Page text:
PRS for Music Scores the ‘Largest Single Royalty Payment in Its 109-Year History’
UK-based royalty collection and distribution pillar PRS for Music announces a record quarterly royalty distribution of $288.7 million (£239 million), a 13% increase compared to last October. The largest single royalty payment in PRS for Music’s 109-year history, over 4,000 members received their first royalty payments this month. PRS for Music’s Major Live Concert Service (MLCS) contributed significantly to the record-setting payout. In 2023, artists including WizKid, The Who, Shania Twain, Pulp, Ed Sheeran, Rag N’ Bone Man, Diljit Dosanjh, Bastille, and many others filled concert halls, arenas, and other venues throughout the UK. MLCS sped up live tour royalty payments and helped navigate taxes for those and other PRS members touring at venues with over 5,000 capacity worldwide. In 2020, CEO Andrea Czapary Martin pledged to distribute £1 billion in royalties annually by 2026, while reducing PRS’ cost-to-income ratio. This month’s landmark distribution shows PRS is well on its way to achieving that goal, with its cost-to-income ratio falling to 9.3%, three years ahead of schedule. In 2022, PRS for Music collected £964 million and paid out £836.2 million in royalties — over $1 billion in royalties, and a 23.5% increase from 2021. The return of live music has massively contributed to these royalty payment increases.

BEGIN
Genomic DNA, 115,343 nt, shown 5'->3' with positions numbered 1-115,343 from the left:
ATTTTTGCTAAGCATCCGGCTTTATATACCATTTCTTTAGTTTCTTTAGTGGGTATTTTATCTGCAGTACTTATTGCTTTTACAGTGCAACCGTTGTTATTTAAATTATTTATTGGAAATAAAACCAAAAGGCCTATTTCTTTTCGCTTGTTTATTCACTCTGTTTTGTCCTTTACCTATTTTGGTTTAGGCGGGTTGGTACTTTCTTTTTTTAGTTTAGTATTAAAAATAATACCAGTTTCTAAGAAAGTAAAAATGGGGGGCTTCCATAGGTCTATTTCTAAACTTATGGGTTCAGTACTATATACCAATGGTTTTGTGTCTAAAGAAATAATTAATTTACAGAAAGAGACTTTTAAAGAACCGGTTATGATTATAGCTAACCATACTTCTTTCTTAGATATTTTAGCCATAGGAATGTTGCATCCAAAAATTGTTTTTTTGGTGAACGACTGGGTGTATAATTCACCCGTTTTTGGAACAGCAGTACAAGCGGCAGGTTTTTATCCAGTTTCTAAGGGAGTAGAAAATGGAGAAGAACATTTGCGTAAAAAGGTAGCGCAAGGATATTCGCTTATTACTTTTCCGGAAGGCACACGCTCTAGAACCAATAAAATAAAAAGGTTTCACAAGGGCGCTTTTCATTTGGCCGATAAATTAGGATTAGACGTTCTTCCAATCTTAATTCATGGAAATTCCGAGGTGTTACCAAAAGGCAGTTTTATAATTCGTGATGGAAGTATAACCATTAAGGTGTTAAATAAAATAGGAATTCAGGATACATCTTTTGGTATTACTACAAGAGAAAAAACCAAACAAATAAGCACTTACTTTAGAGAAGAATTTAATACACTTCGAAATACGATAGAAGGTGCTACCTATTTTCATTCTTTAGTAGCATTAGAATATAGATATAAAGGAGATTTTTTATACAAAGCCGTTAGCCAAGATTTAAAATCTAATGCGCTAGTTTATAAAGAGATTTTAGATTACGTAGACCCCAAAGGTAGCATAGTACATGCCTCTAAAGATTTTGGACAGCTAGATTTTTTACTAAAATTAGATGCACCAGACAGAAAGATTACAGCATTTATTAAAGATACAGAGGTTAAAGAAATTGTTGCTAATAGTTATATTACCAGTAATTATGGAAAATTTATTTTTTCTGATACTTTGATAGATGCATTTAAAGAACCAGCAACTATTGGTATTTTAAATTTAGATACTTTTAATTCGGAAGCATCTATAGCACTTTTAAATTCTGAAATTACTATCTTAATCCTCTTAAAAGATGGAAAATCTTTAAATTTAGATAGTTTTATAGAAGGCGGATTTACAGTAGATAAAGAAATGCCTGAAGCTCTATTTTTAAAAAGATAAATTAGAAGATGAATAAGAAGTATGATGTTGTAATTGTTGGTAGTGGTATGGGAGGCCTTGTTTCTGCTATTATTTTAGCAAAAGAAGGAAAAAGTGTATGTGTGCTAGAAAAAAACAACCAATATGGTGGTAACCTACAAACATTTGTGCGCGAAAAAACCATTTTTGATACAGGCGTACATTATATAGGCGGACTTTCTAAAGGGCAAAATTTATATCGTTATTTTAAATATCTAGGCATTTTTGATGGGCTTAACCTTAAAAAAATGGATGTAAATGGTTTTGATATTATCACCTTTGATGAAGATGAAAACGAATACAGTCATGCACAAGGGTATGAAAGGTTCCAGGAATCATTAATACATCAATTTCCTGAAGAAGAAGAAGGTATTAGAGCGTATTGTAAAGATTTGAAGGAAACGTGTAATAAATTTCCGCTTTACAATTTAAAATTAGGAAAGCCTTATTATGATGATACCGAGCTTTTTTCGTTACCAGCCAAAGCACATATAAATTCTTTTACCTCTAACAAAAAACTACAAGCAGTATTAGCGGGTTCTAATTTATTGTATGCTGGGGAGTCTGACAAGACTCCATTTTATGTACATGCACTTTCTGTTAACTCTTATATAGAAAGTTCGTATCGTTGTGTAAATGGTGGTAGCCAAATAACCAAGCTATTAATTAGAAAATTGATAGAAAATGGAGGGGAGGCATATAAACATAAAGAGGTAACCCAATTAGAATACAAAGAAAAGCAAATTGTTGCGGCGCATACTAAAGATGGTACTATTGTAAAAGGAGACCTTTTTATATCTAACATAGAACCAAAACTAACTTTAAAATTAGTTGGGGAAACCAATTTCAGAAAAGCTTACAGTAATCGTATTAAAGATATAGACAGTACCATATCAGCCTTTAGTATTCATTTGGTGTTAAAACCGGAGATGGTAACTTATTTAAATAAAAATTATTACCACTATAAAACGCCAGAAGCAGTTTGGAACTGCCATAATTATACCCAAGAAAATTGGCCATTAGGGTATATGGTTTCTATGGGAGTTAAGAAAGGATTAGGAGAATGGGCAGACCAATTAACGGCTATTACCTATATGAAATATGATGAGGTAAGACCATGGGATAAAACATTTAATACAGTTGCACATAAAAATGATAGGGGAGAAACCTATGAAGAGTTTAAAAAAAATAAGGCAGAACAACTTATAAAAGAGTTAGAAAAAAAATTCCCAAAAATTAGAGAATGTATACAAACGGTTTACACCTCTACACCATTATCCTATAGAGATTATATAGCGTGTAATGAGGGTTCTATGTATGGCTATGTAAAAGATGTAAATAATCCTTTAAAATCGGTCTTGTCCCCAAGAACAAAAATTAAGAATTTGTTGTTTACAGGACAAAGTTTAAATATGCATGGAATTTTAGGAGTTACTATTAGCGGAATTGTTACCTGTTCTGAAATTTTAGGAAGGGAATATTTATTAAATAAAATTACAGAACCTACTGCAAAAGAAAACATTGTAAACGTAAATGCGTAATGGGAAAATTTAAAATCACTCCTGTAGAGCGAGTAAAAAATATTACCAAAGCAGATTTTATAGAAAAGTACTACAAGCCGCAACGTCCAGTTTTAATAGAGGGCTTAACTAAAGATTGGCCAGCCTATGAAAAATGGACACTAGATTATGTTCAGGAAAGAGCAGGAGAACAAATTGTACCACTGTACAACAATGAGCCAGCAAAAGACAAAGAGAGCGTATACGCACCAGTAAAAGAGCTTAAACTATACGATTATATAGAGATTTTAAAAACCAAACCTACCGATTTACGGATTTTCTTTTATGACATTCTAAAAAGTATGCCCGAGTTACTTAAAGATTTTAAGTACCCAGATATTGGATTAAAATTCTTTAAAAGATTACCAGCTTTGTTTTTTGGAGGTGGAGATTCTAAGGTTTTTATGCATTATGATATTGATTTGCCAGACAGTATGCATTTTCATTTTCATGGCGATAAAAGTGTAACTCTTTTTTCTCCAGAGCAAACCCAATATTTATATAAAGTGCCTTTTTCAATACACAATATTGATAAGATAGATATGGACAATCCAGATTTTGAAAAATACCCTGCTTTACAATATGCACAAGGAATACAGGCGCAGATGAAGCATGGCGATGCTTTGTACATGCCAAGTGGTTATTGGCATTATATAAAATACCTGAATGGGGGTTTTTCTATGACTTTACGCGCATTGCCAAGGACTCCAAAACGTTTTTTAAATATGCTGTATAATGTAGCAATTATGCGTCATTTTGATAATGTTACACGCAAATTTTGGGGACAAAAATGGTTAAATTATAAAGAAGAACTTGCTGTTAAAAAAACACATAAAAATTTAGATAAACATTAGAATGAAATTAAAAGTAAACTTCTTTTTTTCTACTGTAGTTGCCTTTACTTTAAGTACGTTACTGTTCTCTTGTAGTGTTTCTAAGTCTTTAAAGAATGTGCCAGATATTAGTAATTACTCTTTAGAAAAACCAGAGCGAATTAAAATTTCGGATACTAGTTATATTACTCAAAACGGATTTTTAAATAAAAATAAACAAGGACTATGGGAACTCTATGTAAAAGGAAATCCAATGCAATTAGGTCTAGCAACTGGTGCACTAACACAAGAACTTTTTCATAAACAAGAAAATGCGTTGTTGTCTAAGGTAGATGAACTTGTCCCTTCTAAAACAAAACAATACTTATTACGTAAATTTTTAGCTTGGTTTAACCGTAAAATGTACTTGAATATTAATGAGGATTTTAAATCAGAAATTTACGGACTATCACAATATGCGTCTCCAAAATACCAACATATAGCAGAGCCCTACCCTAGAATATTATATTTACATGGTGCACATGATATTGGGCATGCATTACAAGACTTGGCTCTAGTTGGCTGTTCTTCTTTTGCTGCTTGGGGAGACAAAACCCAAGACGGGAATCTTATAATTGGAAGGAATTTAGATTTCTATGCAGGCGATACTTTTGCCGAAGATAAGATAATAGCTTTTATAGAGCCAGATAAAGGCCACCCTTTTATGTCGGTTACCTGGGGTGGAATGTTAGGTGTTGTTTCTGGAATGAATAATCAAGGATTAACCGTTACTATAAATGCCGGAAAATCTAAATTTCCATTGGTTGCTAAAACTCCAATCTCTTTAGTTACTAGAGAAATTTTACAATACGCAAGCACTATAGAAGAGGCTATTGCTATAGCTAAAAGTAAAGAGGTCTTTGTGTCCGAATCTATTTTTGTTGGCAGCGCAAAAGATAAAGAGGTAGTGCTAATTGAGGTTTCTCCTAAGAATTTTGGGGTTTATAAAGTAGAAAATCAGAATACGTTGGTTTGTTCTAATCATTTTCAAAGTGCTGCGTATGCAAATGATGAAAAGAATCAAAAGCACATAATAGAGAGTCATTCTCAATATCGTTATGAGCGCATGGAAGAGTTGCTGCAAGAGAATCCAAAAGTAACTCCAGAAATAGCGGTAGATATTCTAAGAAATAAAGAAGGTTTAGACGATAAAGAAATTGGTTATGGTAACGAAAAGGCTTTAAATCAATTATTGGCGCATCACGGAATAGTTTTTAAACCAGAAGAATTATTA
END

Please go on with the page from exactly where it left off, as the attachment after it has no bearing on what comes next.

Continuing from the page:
Spotify Plots Change to Royalties Structure, With a Minimum Streams per Song Requirement for Payout